As surely as the sun shines, Jerry Robison has a plan:

His "mother company," Solar Science Industries, Inc., will provide the capital for growth and soon will spin off a manufacturing operation.

His first-generation subsidiary, International Compendium, will be the information resource and will produce its own offspring, providing distribution and technical services.

If all goes according to Robinson's scenario, within 5 to 10 years the enterprise will be a major factor in the solar energy business.

Today it is a modest, but by no means unsuccessful, operation with 13 full-time employees and a headquarters in a Beltsville industrial park off Route 1.

Solar Science Industries sells sun screens, shading devices to keep heat out of glass-walled buildings in the summer, reducing the energy needed for air conditioning.

International Compendium sells solar books and, with 400 titles, claims to be the largest single source of such publications.

Robison is the inside man, the president. Partner Wayne Staley is the outside man, the salesman.

Between them, they'd hustled storm windows, encyclopedias, year books, printing and themselves before this venture. To get Solar Science Industries off the ground, Robison sold Encyclopedia Britanica at night and Staley literally guaranteed his partner's grocery bill by selling storm windows.

Though Robison insists "we're not rick," the hand-to-mouth days are gone. In its first year, 1975, the company led all other distributers in sales of its shading lines, and this year total volume should hit $750,000.

Sun shades are the summer equivalent of storm windows, meant to keep heat out of buildings. In a climate like that of Washington, shades can save as much energy in the summer as storm sashes can in the winter.

Selling the product is an educational process, according to Staley. The physics of heat gain has to be taught, along with the economics of life-cycle cost analysis.

The cash outlay may be less for solar-reflective film - plastic mirror that bounces away the sun - but the annual cost may be greater for bronze louvered shades, he explained.

Steadily increasing energy costs have boosted demand for sun screens, and that provided $100,000 in capital for expansion. While Staley deals with office and apartment building owners on jobs that can approach six figures, Robison worries about diversification.

Convinced of the future of solar energy, Robison said he hired a Library of Congress researcher and a physicist with a Ph.D. to help study the field.

"Everywhere I went, I was told to go somewhere else," he recalled. "I found there was a considerable body of information, but nothing a businessman could make any decisions on. There was far too little information for me to go out and lose a hundred thousand dollars."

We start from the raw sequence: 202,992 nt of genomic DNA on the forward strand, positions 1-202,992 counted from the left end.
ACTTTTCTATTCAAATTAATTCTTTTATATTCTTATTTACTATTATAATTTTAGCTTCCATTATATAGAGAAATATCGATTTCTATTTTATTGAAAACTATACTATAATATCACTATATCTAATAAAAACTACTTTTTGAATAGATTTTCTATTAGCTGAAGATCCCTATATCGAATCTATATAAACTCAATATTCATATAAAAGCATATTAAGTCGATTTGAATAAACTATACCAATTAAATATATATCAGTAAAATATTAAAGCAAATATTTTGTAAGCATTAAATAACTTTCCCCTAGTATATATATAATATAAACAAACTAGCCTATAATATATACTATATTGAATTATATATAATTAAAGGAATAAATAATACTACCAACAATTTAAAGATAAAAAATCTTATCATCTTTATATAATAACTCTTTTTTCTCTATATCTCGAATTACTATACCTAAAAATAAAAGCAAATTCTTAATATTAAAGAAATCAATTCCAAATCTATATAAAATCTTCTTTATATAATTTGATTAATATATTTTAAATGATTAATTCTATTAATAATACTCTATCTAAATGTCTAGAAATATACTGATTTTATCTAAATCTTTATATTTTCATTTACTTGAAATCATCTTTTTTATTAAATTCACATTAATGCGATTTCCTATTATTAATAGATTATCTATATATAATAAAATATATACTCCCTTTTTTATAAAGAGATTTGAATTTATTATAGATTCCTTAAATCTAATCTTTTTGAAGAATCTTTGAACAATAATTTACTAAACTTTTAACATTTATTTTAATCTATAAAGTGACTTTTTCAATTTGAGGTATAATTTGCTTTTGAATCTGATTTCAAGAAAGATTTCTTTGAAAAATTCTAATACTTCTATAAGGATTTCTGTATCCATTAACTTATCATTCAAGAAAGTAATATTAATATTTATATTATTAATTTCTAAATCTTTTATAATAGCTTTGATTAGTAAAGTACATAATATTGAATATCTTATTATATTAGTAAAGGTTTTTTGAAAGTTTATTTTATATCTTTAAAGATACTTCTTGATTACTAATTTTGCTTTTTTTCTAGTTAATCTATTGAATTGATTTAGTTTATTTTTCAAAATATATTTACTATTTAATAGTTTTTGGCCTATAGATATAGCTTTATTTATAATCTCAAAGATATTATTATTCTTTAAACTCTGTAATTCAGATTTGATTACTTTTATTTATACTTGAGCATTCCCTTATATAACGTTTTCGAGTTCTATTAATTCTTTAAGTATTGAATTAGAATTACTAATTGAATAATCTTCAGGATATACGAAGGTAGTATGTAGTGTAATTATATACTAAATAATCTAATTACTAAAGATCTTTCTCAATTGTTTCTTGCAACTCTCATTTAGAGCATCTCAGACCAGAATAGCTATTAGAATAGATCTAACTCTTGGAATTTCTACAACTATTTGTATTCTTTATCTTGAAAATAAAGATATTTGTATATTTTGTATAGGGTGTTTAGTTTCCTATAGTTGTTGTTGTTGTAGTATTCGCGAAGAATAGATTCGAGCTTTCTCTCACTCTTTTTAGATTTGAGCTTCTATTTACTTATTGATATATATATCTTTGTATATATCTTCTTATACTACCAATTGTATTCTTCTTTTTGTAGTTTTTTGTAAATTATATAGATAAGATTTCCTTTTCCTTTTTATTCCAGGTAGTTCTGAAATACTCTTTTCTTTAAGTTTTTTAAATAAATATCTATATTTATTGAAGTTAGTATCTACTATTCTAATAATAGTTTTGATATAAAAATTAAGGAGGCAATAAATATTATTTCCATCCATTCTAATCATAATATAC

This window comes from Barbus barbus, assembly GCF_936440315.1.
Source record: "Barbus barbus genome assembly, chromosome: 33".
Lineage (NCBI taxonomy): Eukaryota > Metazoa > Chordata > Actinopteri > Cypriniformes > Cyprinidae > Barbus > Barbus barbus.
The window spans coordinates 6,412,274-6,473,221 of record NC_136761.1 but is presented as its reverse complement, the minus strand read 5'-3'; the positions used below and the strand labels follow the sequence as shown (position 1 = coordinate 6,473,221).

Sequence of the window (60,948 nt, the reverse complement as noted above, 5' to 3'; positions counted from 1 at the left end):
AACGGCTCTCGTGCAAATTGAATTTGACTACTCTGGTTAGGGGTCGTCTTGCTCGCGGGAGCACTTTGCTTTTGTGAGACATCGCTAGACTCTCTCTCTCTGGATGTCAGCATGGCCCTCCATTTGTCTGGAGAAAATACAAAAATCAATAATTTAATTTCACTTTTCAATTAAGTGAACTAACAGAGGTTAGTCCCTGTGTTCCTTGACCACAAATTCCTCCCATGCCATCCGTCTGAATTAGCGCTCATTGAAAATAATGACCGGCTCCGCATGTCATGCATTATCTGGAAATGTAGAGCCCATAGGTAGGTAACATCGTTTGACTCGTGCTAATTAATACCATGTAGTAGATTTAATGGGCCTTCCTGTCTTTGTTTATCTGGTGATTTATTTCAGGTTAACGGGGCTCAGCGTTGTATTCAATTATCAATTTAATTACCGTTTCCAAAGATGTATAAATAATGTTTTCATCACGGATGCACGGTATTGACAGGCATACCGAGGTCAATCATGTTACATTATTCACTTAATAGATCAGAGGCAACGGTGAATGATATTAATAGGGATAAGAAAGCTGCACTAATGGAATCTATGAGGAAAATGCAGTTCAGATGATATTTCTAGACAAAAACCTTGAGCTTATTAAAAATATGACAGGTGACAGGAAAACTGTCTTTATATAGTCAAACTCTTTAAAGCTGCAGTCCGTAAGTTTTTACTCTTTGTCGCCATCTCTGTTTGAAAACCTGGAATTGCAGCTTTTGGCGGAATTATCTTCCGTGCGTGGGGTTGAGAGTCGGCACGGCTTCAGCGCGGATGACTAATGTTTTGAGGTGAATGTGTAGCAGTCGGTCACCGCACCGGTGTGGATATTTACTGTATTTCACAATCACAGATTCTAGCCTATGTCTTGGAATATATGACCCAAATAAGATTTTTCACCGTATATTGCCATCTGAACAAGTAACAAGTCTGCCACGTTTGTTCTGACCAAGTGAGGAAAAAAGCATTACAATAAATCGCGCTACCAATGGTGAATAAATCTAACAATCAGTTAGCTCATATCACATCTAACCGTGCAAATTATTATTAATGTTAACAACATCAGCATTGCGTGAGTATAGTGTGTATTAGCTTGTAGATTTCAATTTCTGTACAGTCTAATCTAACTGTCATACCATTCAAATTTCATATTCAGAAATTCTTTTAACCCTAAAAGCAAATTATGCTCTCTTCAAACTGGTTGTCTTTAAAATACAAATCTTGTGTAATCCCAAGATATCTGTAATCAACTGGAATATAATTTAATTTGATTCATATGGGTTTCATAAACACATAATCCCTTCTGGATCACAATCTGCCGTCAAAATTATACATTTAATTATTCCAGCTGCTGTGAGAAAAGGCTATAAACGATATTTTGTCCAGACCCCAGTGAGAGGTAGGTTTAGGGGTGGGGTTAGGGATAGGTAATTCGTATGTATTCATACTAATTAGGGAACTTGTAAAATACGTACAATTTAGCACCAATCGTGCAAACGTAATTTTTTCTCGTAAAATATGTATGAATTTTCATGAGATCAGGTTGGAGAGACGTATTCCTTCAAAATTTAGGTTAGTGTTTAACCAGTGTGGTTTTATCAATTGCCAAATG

Information about the solar field was so skimpy that Robison decided he should start disseminating solar data as well as gathering it.

He took a bibliography of 60 solar books, bought 10 copies of each, ran off some price lists, and was in business. Showing up at a solar energy conference with an abbrevited list of titles, Robison sold his entire stock in one day, mostly to people who looked at the list and decided to take one of each.

Out of the research into the solar business came an International Compendium manual called "how to Get Into The Solar Energy Business With the Greatest Chance of Success."

Sold by itself for $49.95, the manual is part of a solar business information package with a $125 price tag. That box of books - with instructions on which to read first - is designed to "bring down the cost of learning" for people who want into the solar field, said Robison. Buyers range from plumbers to bankers, their potential solar investments from $100 to $50,000 or more, he said.

With a boxful of ideas to make money on solar energy, Robinson is implementing some of them but believes "International Compendium is probably the most viable source of profit for the next five years."

Projecting that 100,000 businesses will enter the solar field by 1985, he predicts their thirst for facts could turn International Compendium into a $10-million-a-year business.

From selling books, the company will go into publishing them, to providing engineering, technical and design services, and to distributing other solar products. "I want people to become dependent upon us for their information source," said the president.

Another subsidiary will put the firm into the solar hardware business, but Robison won't divulge details except to say it will involve manufacturing.

Though hundreds of new solar firms have been launched in the past three years, and giants such as General Electric, Grumman, Exxon, Revere and, PPG, Inc., are jumping in, there is still plenty of opportunity to make hay while the sun shines, he contends.

The door to the solar business will remain open for at least another 5 years for manufacturers and for 10 years for "middlemen," Robison said. "I think it will be 15 years before we can say the middle-class market is adequately served."